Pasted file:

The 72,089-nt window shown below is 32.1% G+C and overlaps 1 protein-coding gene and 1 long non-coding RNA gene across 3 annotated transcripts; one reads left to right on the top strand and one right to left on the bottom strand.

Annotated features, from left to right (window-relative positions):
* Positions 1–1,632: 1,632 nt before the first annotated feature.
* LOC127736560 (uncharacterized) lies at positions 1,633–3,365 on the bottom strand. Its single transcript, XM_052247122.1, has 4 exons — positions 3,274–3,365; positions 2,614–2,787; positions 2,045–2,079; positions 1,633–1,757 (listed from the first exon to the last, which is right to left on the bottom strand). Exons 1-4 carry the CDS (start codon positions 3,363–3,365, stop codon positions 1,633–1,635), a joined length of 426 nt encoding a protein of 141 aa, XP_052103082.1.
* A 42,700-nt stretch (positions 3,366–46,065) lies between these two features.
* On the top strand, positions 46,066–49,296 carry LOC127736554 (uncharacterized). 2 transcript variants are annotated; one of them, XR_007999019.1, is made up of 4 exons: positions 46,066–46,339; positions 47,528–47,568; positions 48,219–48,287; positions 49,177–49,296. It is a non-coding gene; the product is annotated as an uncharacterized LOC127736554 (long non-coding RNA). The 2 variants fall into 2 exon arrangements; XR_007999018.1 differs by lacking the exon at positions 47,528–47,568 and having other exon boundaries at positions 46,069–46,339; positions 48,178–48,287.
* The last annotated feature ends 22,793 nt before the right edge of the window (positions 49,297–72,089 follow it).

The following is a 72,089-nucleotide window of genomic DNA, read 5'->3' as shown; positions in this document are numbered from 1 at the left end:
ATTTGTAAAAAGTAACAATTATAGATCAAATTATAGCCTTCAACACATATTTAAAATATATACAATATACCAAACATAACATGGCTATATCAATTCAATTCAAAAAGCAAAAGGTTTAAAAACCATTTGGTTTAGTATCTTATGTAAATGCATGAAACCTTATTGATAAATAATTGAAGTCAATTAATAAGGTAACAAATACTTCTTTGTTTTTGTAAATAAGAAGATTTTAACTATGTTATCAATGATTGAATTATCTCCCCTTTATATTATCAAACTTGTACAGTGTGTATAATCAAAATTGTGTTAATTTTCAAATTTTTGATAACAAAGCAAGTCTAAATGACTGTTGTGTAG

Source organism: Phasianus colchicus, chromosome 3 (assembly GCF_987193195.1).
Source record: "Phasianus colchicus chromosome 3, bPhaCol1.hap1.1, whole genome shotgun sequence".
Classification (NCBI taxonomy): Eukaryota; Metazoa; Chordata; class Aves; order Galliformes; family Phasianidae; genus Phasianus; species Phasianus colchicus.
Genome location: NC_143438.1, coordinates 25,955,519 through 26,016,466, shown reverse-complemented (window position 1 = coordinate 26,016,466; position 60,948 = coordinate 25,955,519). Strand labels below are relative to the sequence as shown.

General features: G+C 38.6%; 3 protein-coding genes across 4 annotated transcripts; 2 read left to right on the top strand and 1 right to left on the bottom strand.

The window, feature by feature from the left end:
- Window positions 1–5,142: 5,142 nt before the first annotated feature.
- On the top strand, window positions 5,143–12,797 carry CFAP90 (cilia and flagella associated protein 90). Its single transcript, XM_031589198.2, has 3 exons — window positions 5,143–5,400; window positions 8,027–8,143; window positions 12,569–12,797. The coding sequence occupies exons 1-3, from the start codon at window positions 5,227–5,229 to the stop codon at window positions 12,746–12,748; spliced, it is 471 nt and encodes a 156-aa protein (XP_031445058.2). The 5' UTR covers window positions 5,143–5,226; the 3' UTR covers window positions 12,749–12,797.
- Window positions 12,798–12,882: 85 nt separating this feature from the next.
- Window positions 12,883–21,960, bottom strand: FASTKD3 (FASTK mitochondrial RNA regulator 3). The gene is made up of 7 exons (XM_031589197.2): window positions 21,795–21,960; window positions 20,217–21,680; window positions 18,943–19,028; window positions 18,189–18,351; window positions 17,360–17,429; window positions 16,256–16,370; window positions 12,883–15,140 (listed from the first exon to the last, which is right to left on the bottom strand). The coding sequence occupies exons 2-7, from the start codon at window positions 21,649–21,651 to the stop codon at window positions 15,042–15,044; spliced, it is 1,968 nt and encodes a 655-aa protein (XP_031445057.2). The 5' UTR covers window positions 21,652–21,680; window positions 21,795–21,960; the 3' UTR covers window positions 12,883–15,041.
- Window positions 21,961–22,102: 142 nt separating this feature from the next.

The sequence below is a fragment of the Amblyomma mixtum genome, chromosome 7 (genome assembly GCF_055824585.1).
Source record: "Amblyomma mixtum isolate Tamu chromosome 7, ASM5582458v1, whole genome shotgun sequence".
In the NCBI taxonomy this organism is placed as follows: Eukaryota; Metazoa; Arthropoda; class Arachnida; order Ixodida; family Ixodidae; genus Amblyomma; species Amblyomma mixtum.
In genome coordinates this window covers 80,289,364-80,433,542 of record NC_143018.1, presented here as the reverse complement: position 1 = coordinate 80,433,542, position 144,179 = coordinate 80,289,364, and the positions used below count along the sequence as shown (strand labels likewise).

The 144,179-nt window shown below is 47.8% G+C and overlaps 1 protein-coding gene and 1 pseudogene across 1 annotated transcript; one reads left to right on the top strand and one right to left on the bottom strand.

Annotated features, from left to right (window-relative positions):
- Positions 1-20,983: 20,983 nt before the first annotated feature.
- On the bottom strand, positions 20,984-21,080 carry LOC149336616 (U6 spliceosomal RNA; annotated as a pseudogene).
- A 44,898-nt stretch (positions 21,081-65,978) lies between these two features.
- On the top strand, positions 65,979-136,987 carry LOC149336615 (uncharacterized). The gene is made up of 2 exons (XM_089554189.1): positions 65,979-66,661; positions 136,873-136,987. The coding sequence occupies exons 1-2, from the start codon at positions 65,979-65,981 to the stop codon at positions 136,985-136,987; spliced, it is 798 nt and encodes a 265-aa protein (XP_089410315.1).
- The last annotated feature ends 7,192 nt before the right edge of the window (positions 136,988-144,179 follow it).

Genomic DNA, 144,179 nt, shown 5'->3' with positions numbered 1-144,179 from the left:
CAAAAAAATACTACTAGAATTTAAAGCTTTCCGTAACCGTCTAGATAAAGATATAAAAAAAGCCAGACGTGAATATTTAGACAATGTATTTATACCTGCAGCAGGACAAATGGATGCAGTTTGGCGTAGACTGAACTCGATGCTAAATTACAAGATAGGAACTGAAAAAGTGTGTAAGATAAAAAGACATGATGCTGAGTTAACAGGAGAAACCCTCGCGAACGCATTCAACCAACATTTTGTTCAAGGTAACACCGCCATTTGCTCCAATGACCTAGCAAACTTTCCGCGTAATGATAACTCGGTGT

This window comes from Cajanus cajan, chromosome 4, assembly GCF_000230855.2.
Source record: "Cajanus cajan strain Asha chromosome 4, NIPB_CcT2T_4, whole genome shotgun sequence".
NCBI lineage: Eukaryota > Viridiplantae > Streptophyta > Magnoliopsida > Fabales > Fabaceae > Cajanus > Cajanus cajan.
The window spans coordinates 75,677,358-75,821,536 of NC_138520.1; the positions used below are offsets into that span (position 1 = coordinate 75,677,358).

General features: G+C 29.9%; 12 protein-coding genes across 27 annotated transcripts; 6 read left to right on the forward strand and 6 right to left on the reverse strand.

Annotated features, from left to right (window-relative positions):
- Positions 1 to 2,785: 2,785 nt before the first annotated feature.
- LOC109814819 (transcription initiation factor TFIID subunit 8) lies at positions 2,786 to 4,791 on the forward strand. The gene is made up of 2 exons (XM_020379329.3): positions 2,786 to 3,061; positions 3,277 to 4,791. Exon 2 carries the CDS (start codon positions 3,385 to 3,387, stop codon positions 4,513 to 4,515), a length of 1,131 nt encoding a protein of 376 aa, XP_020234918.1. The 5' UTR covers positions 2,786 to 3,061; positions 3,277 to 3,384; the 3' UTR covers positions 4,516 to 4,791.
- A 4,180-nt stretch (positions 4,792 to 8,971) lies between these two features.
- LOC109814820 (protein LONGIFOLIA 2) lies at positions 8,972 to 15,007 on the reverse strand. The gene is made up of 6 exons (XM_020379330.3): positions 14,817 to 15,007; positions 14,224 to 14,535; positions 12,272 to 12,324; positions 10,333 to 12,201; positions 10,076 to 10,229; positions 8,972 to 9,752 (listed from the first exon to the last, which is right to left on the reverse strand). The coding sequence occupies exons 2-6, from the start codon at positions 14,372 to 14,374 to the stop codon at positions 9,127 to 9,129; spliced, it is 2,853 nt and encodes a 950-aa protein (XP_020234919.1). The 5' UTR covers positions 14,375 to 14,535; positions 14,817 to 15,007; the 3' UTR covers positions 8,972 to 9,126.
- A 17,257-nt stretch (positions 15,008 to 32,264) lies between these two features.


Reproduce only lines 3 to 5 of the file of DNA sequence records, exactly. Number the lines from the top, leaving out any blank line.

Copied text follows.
* Positions 1–1,632: 1,632 nt before the first annotated feature.
* LOC127736560 (uncharacterized) lies at positions 1,633–3,365 on the bottom strand. Its single transcript, XM_052247122.1, has 4 exons — positions 3,274–3,365; positions 2,614–2,787; positions 2,045–2,079; positions 1,633–1,757 (listed from the first exon to the last, which is right to left on the bottom strand). Exons 1-4 carry the CDS (start codon positions 3,363–3,365, stop codon positions 1,633–1,635), a joined length of 426 nt encoding a protein of 141 aa, XP_052103082.1.
* A 42,700-nt stretch (positions 3,366–46,065) lies between these two features.